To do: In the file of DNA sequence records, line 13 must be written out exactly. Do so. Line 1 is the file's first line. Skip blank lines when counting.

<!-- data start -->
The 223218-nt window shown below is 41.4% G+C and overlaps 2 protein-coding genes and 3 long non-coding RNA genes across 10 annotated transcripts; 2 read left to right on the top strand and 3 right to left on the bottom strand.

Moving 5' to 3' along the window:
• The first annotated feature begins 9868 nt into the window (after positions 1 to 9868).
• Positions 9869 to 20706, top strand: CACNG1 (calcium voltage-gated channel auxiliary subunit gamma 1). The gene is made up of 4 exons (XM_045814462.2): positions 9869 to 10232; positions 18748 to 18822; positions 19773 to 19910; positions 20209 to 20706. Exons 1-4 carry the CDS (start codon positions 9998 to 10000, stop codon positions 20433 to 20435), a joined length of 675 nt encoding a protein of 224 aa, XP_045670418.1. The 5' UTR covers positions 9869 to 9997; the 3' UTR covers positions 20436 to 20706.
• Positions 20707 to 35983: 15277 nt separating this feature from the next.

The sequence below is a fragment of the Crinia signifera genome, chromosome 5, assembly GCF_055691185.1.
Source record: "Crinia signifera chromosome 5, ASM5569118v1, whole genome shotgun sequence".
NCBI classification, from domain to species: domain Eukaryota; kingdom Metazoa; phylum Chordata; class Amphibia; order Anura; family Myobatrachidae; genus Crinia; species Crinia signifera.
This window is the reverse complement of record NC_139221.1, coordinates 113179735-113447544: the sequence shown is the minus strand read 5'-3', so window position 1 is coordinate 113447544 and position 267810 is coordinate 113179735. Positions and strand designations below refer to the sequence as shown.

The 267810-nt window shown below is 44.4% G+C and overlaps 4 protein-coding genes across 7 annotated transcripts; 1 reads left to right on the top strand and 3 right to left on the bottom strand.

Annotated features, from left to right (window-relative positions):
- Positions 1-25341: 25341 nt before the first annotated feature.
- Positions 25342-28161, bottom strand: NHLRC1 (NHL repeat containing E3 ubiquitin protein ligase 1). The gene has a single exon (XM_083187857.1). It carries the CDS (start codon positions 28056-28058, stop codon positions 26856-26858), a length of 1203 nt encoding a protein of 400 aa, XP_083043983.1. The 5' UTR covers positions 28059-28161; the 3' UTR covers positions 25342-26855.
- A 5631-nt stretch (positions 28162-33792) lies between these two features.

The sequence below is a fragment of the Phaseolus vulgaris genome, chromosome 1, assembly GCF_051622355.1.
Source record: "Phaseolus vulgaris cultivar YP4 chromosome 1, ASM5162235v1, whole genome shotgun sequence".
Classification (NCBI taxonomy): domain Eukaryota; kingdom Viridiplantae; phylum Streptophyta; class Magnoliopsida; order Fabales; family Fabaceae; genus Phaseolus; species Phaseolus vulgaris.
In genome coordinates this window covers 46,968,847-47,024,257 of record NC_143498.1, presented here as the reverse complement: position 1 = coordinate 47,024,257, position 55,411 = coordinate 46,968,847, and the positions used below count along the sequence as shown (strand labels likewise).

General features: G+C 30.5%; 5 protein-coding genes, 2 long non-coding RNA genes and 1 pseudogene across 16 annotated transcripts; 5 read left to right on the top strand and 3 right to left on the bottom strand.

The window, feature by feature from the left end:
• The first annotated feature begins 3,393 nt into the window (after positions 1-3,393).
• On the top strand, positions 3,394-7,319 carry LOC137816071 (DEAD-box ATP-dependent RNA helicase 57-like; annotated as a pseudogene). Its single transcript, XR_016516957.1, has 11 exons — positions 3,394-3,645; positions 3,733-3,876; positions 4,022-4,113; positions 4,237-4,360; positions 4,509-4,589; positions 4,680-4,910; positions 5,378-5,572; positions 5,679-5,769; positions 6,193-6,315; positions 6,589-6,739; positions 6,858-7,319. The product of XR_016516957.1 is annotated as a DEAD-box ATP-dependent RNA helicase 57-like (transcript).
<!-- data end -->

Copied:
- Positions 25342-28161, bottom strand: NHLRC1 (NHL repeat containing E3 ubiquitin protein ligase 1). The gene has a single exon (XM_083187857.1). It carries the CDS (start codon positions 28056-28058, stop codon positions 26856-26858), a length of 1203 nt encoding a protein of 400 aa, XP_083043983.1. The 5' UTR covers positions 28059-28161; the 3' UTR covers positions 25342-26855.